Eating and ordering oysters in a French restaurant

French restaurants often offer a perplexing miscellany of oysters, at prices that differ according to shape, size and provenance. Here’s a summary of some of the terms you are likely to encounter:

Plates

France produces two types of oysters, plates and creuses. The plates are flatter in shape and are also known as Belons or Marennes, two of the locales where they are produced. They are difficult to grow and are produced in small quantities, and so they are more expensive.

Read our No BS Guide to Eating and Drinking Like the French

Creuses

Also called portugaises or japonaises, these oysters have a convex shell.

Numbers

Oysters are calibrated from 000 to 6, with the smaller number indicating the larger-sized oyster.

Fines

Determined by a complicated calculation that only the French understand; this designation means small- to medium-sized.

Speciales

Labelled according to the same calculation as the fines, these oysters are a larger and fleshier.

Fines de Claire

At 20 to the square yard, these oysters mature for two months in salty claires, or marshes, where they filter nutrient-rich water that sometimes turns them green.

Speciales de Claire

Are grown at just 10 to the square yard. Spéciales de claire mature for at least two months. This allows them to grow fatter and more substantial than fines de claire.

Pousses en Claire

Set in oyster parks with only five to the square yard, these oysters, prized by gourmets, grow for at least four months and double in weight during that time.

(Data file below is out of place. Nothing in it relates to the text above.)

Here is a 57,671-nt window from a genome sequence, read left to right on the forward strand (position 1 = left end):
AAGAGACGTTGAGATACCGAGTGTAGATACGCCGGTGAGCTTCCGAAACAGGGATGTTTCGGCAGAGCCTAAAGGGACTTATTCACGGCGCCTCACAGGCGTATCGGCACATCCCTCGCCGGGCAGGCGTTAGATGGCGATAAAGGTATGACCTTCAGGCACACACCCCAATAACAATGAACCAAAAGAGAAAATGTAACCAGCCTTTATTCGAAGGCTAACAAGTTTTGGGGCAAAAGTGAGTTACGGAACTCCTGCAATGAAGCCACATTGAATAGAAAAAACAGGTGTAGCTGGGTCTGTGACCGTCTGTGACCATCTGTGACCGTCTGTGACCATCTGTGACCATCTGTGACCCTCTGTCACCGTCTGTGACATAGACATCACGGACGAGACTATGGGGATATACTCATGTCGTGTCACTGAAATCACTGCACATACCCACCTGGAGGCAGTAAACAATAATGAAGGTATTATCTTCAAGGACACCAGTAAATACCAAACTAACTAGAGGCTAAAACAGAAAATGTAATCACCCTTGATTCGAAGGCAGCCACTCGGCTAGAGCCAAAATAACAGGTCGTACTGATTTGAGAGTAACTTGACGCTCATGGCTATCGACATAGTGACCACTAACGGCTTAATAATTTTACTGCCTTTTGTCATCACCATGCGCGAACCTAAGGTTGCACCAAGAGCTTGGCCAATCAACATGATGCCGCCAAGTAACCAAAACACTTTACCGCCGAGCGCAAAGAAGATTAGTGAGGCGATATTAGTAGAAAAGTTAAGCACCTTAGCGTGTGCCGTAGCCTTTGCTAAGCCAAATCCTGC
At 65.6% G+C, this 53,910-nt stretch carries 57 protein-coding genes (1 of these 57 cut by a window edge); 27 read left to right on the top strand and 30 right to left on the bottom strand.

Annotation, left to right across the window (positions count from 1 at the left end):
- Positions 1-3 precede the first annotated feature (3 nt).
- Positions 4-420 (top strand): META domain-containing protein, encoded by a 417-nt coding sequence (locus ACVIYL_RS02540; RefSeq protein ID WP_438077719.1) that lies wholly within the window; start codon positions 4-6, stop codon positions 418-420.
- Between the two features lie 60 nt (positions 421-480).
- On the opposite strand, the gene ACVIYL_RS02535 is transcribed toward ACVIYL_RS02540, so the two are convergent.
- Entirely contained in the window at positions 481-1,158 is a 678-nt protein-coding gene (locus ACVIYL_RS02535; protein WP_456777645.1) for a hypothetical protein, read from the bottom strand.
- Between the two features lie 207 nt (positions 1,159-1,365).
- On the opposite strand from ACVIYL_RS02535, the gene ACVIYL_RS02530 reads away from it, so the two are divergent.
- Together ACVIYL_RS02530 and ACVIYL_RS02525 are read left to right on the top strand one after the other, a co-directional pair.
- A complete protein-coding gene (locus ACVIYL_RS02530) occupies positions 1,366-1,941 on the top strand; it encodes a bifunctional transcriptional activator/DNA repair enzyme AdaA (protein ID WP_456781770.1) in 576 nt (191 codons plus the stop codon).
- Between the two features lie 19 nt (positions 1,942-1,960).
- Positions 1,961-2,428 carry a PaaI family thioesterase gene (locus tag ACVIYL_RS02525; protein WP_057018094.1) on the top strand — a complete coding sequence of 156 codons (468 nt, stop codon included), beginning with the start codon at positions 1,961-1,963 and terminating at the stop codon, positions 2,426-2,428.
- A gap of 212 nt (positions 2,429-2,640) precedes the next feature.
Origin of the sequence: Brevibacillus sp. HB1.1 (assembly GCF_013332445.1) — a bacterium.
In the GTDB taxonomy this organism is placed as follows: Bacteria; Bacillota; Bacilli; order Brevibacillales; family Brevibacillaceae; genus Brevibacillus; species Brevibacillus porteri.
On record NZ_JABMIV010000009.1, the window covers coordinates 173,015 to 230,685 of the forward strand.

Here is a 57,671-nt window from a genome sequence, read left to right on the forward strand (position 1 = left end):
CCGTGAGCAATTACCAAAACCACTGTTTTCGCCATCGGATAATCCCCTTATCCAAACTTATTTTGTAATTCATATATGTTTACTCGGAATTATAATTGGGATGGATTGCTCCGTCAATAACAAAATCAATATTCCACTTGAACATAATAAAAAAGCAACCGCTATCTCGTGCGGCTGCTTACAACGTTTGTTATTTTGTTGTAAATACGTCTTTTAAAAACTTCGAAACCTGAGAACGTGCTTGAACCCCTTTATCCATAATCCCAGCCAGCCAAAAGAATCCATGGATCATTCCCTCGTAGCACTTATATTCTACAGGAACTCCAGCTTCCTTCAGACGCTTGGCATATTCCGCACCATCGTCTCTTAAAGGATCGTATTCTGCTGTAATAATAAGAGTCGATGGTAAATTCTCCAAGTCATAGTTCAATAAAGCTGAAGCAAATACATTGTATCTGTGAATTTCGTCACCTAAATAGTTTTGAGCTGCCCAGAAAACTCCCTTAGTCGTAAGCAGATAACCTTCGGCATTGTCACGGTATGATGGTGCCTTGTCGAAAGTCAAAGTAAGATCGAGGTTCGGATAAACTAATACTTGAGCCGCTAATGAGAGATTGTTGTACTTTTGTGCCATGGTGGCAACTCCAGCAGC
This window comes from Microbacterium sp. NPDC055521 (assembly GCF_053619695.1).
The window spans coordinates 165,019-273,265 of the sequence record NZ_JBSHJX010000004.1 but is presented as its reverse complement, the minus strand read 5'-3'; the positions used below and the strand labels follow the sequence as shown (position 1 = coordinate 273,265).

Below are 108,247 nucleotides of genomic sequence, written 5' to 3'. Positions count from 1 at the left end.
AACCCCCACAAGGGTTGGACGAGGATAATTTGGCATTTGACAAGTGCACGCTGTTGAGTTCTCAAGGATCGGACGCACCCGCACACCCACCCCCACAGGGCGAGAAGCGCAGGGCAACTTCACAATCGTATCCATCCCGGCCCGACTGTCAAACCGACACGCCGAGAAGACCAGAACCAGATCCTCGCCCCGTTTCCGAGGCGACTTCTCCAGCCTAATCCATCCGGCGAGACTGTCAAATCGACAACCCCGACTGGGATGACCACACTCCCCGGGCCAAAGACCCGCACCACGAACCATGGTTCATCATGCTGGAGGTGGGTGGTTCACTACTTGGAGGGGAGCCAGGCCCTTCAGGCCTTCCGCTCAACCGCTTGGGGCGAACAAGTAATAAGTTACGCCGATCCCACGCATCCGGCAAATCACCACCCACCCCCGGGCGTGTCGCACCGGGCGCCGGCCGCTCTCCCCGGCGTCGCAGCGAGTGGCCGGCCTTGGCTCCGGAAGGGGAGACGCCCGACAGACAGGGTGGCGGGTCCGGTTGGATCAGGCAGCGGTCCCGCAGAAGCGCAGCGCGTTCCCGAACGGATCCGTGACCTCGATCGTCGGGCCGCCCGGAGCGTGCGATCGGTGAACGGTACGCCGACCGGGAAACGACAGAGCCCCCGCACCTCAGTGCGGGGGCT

A brief history of French oysters

In modern times, France was the first country in Europe to begin producing oysters on a large scale. The process is known as ‘L’ostréiculture’ and the growers are known as ‘Ostréiculteurs’.

The oyster business is taken very seriously by growers, marine biologists, and by French connoisseurs, which is basically everyone in France! France controls more than 2,000 miles of coastline, featuring some of the finest oyster beds in the world.

In the 19th century, there were three oyster capitals in the world: Paris, London and New York. Although fabulous oysters are still served in London and New York, Paris remains supreme.

To this day, the city offers many opportunities to enjoy oysters, in restaurants or from side walk vendors. Some kind of dry white wine or Champagne is generally suggested as an accompaniment.

The classics in Paris are oysters from legendary French oyster cultivation areas such as Cancale, Marennes-Oléron, and Arcachon.

A coastal oyster hut

The coast of France also offers fantastic oyster experiences. Virtually anywhere along the French coastline (including the Mediterranean and of course Brittany) delicious French oysters are served, and at a fraction of the cost of those in Paris.

There is no finer experience than dining on oysters overlooking the Thau lagoon as the sun goes down.